BMW’s 2020 M340i will show off mix of tech and luxury at the Los Angeles show

It’s hard to overstate the impact of the BMW 3 Series.

BMW’s small sedan helped redefine what premium cars could be, offering a blend of performance and luxury that rivals have been trying to match for decades. Over six generations, the 3 Series has become the darling of car enthusiasts and a mainstay of luxury car buyers, and expectations are high for the brand-new, seventh-generation 3 Series. It made its public debut at the 2018 Paris Auto Show, and BMW has shared details about the high-zoot M340i at the 2018 Los Angeles Auto Show.

On the outside, the new 3 Series doesn’t look dramatically different from its predecessor, but it uses a new body shell made from a mix of high-strength steel and aluminum. Despite being slightly larger than the outgoing model, the 2020 3 Series is up to 121 pounds lighter, according to the Munich-based firm. The new 3 Series also boasts an impressively slippery drag coefficient of 0.26. It also incorporates adaptive LED headlights into BMW’s Laserlight system, which redirects light automatically to avoid blinding other drivers while the high beams are on.

The first 2020 3 Series variant to hit showrooms will be the 330i. It features standard rear-wheel drive, optional xDrive all-wheel drive, and a turbocharged 2.0-liter four-cylinder engine producing 255 horsepower and 295 pound-feet of torque. BMW will then launch the M340i in both rear-wheel drive and xDrive guises, with a turbocharged 3.0-liter inline-six producing 382 hp and 369 lb-ft. The 330e plug-in hybrid will return as well. The 3 Series has been a manual transmission holdout, but BMW confirmed it won’t offer the seventh-generation model with a stick in the United States.

The 2019 330i will do zero to 60 mph in 5.3 seconds with all-wheel drive, and 5.6 seconds with rear-wheel drive, according to BMW, with a top speed of 155 mph for both versions when equipped with optional performance tires. The M340i will do zero to 60 mph in 4.2 seconds with all-wheel drive. Expect the next-generation M3 performance model to improve on that.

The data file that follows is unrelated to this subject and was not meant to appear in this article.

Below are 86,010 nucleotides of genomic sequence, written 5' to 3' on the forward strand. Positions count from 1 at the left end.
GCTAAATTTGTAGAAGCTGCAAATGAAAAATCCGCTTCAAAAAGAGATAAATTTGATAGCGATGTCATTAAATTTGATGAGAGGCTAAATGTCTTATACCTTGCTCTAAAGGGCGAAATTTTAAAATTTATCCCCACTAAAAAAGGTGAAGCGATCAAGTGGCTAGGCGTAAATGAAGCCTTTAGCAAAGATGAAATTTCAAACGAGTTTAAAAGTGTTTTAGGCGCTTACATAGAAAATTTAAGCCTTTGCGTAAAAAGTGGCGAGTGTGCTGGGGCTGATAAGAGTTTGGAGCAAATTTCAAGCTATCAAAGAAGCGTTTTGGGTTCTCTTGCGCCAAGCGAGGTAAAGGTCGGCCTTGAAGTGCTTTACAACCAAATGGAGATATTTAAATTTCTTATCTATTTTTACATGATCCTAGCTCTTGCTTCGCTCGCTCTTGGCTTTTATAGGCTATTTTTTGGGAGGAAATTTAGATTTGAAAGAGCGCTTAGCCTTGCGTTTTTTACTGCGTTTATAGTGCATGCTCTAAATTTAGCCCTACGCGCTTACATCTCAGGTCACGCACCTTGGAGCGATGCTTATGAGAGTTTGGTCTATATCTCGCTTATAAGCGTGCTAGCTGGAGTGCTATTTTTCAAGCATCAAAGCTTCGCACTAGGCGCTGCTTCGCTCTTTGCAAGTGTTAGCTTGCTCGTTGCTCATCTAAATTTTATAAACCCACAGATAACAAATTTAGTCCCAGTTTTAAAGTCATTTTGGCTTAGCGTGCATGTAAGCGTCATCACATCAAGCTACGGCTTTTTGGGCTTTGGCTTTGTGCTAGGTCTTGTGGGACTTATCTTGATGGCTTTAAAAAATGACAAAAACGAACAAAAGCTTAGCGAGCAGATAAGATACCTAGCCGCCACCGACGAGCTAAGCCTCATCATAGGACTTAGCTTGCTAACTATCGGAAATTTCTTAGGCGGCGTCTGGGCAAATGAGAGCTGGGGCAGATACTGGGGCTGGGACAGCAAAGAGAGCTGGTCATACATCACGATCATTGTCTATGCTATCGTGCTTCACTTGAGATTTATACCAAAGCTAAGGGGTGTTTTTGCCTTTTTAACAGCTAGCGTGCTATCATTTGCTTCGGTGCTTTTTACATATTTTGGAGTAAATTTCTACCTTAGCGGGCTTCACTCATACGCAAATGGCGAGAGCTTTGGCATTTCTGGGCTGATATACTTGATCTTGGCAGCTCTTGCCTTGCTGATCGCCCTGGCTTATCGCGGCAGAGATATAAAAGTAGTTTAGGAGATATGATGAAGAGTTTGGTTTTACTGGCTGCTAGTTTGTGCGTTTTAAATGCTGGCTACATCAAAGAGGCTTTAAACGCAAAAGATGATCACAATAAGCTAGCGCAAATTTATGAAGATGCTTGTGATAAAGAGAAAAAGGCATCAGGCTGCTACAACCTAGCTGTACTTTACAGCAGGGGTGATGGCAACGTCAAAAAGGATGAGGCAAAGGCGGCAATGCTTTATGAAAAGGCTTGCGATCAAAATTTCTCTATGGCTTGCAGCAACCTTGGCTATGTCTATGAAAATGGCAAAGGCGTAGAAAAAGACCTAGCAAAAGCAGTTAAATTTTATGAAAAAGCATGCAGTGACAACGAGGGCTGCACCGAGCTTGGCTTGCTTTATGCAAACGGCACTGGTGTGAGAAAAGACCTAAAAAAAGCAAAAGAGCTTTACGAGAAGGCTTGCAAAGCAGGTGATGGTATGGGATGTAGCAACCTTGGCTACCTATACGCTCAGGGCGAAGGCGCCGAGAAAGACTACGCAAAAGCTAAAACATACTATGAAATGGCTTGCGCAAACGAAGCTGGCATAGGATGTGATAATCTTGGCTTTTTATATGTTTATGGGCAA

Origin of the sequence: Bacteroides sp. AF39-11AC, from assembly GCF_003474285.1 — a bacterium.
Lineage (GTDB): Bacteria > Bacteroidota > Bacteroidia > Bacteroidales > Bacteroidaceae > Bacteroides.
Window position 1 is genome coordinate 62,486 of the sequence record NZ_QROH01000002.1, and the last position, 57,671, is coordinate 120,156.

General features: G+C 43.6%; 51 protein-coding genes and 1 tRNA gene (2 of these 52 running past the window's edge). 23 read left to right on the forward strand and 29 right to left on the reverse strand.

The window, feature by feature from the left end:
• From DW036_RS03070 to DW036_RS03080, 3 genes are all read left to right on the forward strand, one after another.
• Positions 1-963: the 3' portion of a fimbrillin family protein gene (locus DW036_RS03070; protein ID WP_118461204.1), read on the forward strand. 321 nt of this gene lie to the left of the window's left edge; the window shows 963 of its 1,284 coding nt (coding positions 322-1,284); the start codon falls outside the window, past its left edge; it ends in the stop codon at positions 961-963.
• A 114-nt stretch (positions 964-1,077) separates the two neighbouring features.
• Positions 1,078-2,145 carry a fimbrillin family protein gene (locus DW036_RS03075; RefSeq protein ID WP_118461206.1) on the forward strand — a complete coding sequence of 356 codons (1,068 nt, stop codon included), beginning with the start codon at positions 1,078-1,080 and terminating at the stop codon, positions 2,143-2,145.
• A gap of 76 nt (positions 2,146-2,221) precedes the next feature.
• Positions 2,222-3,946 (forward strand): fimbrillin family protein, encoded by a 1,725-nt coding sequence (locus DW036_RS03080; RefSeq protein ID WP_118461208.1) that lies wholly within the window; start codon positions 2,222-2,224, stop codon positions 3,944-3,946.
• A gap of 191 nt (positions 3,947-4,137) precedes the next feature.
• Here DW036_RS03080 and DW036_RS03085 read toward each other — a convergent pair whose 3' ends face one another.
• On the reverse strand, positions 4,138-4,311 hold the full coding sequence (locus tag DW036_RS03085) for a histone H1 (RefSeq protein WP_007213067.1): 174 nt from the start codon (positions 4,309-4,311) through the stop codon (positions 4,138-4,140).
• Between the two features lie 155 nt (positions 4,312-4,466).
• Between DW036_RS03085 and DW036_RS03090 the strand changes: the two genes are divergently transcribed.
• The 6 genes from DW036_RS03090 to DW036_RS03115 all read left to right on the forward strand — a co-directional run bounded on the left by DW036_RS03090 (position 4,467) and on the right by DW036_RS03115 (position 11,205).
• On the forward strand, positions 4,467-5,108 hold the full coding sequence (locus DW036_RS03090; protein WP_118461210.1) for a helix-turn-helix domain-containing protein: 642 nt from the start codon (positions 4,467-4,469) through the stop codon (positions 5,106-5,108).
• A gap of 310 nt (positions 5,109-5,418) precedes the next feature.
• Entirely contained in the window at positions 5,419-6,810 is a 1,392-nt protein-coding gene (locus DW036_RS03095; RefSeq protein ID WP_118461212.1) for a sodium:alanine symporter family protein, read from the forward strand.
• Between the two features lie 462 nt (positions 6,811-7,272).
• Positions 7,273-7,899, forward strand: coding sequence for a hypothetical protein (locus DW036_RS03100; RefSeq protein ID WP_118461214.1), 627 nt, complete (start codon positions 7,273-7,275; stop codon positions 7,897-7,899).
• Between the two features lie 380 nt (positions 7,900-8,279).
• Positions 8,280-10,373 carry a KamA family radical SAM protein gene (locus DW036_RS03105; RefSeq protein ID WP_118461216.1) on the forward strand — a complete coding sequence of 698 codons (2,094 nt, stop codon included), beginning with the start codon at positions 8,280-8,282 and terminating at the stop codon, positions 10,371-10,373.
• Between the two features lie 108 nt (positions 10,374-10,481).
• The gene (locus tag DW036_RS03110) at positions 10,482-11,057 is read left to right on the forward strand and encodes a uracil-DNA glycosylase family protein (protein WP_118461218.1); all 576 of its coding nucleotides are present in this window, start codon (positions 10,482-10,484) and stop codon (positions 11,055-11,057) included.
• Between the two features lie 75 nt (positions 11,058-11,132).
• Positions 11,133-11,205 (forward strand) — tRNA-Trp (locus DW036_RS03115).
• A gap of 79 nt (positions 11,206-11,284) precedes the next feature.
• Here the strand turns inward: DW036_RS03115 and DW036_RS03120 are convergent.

Like all modern BMWs, the 2020 3 Series will be available with an array of driver aids. The adaptive cruise control system works at speeds up to 130 mph and can brake the car to a complete stop, according to BMW. On limited-access highways at speeds up to 37 mph, a traffic-jam assist system can keep the car moving without any control inputs; it uses a camera to ensure the driver is still paying attention. A parking assist feature can automatically maneuver the car into parallel or perpendicular spaces, according to BMW.

The updated iDrive infotainment system works through a standard 8.8-inch touchscreen and 5.7-inch digital instrument cluster in base models. The optional Live Cockpit Professional version enlarges the displays to 12.3 inches and 10.25 inches, respectively. The 3 Series also gets BMW’s new Alexa-like personal assistant, which responds to the prompt “hey BMW” and natural-language commands like “find the nearest gas station.” BMW Digital Key lets owners use a smartphone in place of a conventional key fob. However, that function is only compatible with near-field-communication-capable Samsung Galaxy phones running Android 8.0 and above and on an approved carrier’s network.

The new BMW 3 Series promises more tech than ever, but will that overwhelm this sedan’s traditional mission as a driver’s car? We’ll find out when we get some seat time over the coming months. The 2020 BMW 33oi goes on sale in the U.S. in March 2019, priced from $41,245 with rear-wheel drive and $43,245 with xDrive all-wheel drive (both prices include a mandatory $995 destination charge). The M340i will arrive later in 2019, followed by the 330e plug-in hybrid in 2020, and new versions of the related 4 Series coupe and convertible after that. No word yet on the return of the 3 Series wagon or the Gran Turismo hatchback.

Updated 11-13-2018: Added official information about the M340i.


Waymo becomes the first company to charge for rides in self-driving cars